Gilt Roemer’s Law auch in Deutschland? / Does Roemer’s Law Apply in Germany?: Eine empirische Untersuchung zur Überprüfung der These der Angebotsinduzierung im stationären Sektor des deutschen Gesundheitswesens / An Empirical Investigation to Test the Thesis of Supply-induced Demand in Inpatient Care in the German Healthcare System
This article tests the thesis of supply-induced demand in the German hospital sector. The empirical investigation described makes use of comprehensive data and represents the first time this has been done for Germany. A cross-section analysis is performed at the level of geographical planning regions. At this level the hospital data encompass the whole population and distinguish ten different medical specialities. 13 different economic and social variables are analysed in a system of simultaneous equations. The result shows that the supply of treatment capacity has a positive influence on the demand for hospital treatments, the number of patients treated per 100,000 population rising with bed density. Alternative explanations for this phenomenon are also checked, without result. No correlation can be found between morbidity and the number of hospital cases in any given region. Although hospital bed density is found to depend on the number of hospital cases per head of population, this is no proof of the reverse causality, as this result can be traced back to the strategy behind the existing hospital planning. The validity of Roemer’s Law in Germany is likely to be (at least partially) due to this existing hospital planning. This is because the prevailing hospital planning procedure is distorted, indicating a higher need for hospital beds where bed density is already high. Given this situation, and the results of the regression analysis, it would seem appropriate to consider abolishing the hospital planning system and radically reducing the density of hospital beds.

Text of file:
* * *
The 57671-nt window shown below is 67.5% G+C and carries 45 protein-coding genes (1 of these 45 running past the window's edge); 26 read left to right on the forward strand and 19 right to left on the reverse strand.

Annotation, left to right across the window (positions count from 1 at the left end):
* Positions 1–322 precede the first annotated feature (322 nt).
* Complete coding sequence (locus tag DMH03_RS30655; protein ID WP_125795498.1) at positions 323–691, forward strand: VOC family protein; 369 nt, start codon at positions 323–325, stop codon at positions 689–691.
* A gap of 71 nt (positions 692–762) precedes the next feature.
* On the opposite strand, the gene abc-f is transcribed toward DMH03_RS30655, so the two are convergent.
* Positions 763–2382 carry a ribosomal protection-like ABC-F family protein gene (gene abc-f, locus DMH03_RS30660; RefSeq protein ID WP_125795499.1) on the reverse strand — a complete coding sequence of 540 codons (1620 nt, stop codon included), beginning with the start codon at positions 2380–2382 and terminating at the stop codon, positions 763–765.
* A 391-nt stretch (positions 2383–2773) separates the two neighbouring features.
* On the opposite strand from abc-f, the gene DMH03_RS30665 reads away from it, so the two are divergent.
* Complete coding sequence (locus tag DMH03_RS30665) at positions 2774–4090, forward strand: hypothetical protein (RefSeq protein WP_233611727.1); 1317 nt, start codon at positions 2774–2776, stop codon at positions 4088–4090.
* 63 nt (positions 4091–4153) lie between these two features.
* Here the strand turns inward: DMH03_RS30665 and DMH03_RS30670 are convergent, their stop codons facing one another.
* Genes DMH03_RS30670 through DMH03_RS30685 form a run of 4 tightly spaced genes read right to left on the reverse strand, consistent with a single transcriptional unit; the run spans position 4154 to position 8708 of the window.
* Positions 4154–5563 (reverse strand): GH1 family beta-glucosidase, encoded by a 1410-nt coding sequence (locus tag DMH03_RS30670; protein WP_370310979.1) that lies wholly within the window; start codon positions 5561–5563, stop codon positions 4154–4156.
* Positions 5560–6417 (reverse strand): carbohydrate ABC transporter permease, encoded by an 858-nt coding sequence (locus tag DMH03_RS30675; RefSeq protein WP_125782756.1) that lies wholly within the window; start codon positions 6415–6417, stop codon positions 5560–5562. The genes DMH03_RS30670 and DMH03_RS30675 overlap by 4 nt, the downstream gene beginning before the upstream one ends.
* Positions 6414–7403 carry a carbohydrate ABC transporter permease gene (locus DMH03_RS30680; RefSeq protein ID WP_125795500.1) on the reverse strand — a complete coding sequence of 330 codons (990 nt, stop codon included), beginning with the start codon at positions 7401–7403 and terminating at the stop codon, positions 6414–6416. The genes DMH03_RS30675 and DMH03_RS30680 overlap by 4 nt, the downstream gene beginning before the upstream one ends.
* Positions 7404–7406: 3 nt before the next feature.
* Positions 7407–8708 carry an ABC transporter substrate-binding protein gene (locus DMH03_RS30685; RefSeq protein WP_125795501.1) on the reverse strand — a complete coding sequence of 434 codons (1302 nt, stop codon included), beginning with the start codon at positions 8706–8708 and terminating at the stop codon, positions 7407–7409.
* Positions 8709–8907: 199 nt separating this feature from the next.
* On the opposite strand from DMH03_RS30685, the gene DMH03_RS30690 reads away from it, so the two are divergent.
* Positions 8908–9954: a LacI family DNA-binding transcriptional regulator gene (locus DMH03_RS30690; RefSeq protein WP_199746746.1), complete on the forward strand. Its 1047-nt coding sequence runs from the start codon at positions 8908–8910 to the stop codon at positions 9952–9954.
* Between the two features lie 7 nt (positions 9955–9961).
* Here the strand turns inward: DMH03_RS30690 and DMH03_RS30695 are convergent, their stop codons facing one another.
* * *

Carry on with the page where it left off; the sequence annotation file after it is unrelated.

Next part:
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Volume (Year): 226 (2006)
Issue (Month): 6 (December)
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- Acton, Jan Paul, 1975. "Nonmonetary Factors in the Demand for Medical Services: Some Empirical Evidence," Journal of Political Economy, University of Chicago Press, vol. 83(3), pages 595-614, June.
- Joseph P. Newhouse & Charles E. Phelps, 1976. "New Estimates of Price and Income Elasticities of Medical Care Services," NBER Chapters,in: The Role of Health Insurance in the Health Services Sector, pages 261-320 National Bureau of Economic Research, Inc.
- Phelps, Charles E & Newhouse, Joseph P, 1974. "Coinsurance, the Price of Time, and the Demand for Medical Services," The Review of Economics and Statistics, MIT Press, vol. 56(3), pages 334-342, August.
- Feldstein, Martin S, 1971. "Hospital Cost Inflation: A Study of Nonprofit Price Dynamics," American Economic Review, American Economic Association, vol. 61(5), pages 853-872, December.
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